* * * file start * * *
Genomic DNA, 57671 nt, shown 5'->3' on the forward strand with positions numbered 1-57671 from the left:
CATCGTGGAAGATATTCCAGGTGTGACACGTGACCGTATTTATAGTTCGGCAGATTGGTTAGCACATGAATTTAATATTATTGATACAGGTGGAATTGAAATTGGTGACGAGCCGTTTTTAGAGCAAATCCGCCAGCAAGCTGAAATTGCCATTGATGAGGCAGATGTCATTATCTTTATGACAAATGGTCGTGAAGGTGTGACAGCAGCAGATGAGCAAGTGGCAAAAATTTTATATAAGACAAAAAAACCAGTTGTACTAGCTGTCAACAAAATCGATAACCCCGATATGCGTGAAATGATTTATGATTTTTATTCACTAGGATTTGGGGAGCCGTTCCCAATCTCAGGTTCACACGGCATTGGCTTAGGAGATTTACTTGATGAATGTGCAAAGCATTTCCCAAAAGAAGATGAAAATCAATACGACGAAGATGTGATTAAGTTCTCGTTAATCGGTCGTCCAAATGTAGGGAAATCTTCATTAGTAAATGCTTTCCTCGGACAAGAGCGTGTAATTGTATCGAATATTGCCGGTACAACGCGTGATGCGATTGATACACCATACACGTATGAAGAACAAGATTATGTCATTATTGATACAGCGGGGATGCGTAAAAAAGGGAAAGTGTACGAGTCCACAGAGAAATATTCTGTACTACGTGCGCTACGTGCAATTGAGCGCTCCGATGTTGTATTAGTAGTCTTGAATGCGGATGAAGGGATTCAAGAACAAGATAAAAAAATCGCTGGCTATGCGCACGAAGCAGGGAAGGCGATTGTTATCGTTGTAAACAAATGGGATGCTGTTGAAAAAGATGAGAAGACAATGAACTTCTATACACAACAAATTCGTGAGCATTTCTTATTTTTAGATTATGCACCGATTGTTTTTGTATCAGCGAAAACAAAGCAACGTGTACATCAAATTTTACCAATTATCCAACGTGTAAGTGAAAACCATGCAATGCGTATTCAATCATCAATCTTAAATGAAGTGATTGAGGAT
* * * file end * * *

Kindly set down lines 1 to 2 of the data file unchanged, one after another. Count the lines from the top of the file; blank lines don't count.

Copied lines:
Genomic DNA, 57671 nt, shown 5'->3' on the forward strand with positions numbered 1-57671 from the left:
CATCGTGGAAGATATTCCAGGTGTGACACGTGACCGTATTTATAGTTCGGCAGATTGGTTAGCACATGAATTTAATATTATTGATACAGGTGGAATTGAAATTGGTGACGAGCCGTTTTTAGAGCAAATCCGCCAGCAAGCTGAAATTGCCATTGATGAGGCAGATGTCATTATCTTTATGACAAATGGTCGTGAAGGTGTGACAGCAGCAGATGAGCAAGTGGCAAAAATTTTATATAAGACAAAAAAACCAGTTGTACTAGCTGTCAACAAAATCGATAACCCCGATATGCGTGAAATGATTTATGATTTTTATTCACTAGGATTTGGGGAGCCGTTCCCAATCTCAGGTTCACACGGCATTGGCTTAGGAGATTTACTTGATGAATGTGCAAAGCATTTCCCAAAAGAAGATGAAAATCAATACGACGAAGATGTGATTAAGTTCTCGTTAATCGGTCGTCCAAATGTAGGGAAATCTTCATTAGTAAATGCTTTCCTCGGACAAGAGCGTGTAATTGTATCGAATATTGCCGGTACAACGCGTGATGCGATTGATACACCATACACGTATGAAGAACAAGATTATGTCATTATTGATACAGCGGGGATGCGTAAAAAAGGGAAAGTGTACGAGTCCACAGAGAAATATTCTGTACTACGTGCGCTACGTGCAATTGAGCGCTCCGATGTTGTATTAGTAGTCTTGAATGCGGATGAAGGGATTCAAGAACAAGATAAAAAAATCGCTGGCTATGCGCACGAAGCAGGGAAGGCGATTGTTATCGTTGTAAACAAATGGGATGCTGTTGAAAAAGATGAGAAGACAATGAACTTCTATACACAACAAATTCGTGAGCATTTCTTATTTTTAGATTATGCACCGATTGTTTTTGTATCAGCGAAAACAAAGCAACGTGTACATCAAATTTTACCAATTATCCAACGTGTAAGTGAAAACCATGCAATGCGTATTCAATCATCAATCTTAAATGAAGTGATTGAGGAT